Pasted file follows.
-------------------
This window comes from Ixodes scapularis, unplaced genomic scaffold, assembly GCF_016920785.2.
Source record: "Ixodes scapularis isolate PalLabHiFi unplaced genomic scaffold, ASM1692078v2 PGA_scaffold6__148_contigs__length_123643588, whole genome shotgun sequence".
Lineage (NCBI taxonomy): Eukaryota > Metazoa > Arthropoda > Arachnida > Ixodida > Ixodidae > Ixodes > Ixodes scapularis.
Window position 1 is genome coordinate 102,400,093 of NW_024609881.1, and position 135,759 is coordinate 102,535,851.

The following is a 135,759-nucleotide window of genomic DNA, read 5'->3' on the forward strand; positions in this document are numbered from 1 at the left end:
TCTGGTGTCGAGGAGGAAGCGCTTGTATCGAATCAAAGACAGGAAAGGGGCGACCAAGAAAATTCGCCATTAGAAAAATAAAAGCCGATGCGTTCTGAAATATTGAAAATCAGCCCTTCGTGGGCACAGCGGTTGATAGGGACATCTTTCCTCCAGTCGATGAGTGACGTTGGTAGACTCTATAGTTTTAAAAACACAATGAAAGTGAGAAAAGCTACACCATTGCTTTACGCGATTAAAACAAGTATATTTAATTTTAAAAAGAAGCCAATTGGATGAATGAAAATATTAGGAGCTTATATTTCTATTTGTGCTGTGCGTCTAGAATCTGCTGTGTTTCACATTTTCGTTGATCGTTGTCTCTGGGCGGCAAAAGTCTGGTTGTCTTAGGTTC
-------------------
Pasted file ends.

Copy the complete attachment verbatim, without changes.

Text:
This window comes from Ixodes scapularis, unplaced genomic scaffold, assembly GCF_016920785.2.
Source record: "Ixodes scapularis isolate PalLabHiFi unplaced genomic scaffold, ASM1692078v2 PGA_scaffold6__148_contigs__length_123643588, whole genome shotgun sequence".
Lineage (NCBI taxonomy): Eukaryota > Metazoa > Arthropoda > Arachnida > Ixodida > Ixodidae > Ixodes > Ixodes scapularis.
Window position 1 is genome coordinate 102,400,093 of NW_024609881.1, and position 135,759 is coordinate 102,535,851.

The following is a 135,759-nucleotide window of genomic DNA, read 5'->3' on the forward strand; positions in this document are numbered from 1 at the left end:
TCTGGTGTCGAGGAGGAAGCGCTTGTATCGAATCAAAGACAGGAAAGGGGCGACCAAGAAAATTCGCCATTAGAAAAATAAAAGCCGATGCGTTCTGAAATATTGAAAATCAGCCCTTCGTGGGCACAGCGGTTGATAGGGACATCTTTCCTCCAGTCGATGAGTGACGTTGGTAGACTCTATAGTTTTAAAAACACAATGAAAGTGAGAAAAGCTACACCATTGCTTTACGCGATTAAAACAAGTATATTTAATTTTAAAAAGAAGCCAATTGGATGAATGAAAATATTAGGAGCTTATATTTCTATTTGTGCTGTGCGTCTAGAATCTGCTGTGTTTCACATTTTCGTTGATCGTTGTCTCTGGGCGGCAAAAGTCTGGTTGTCTTAGGTTC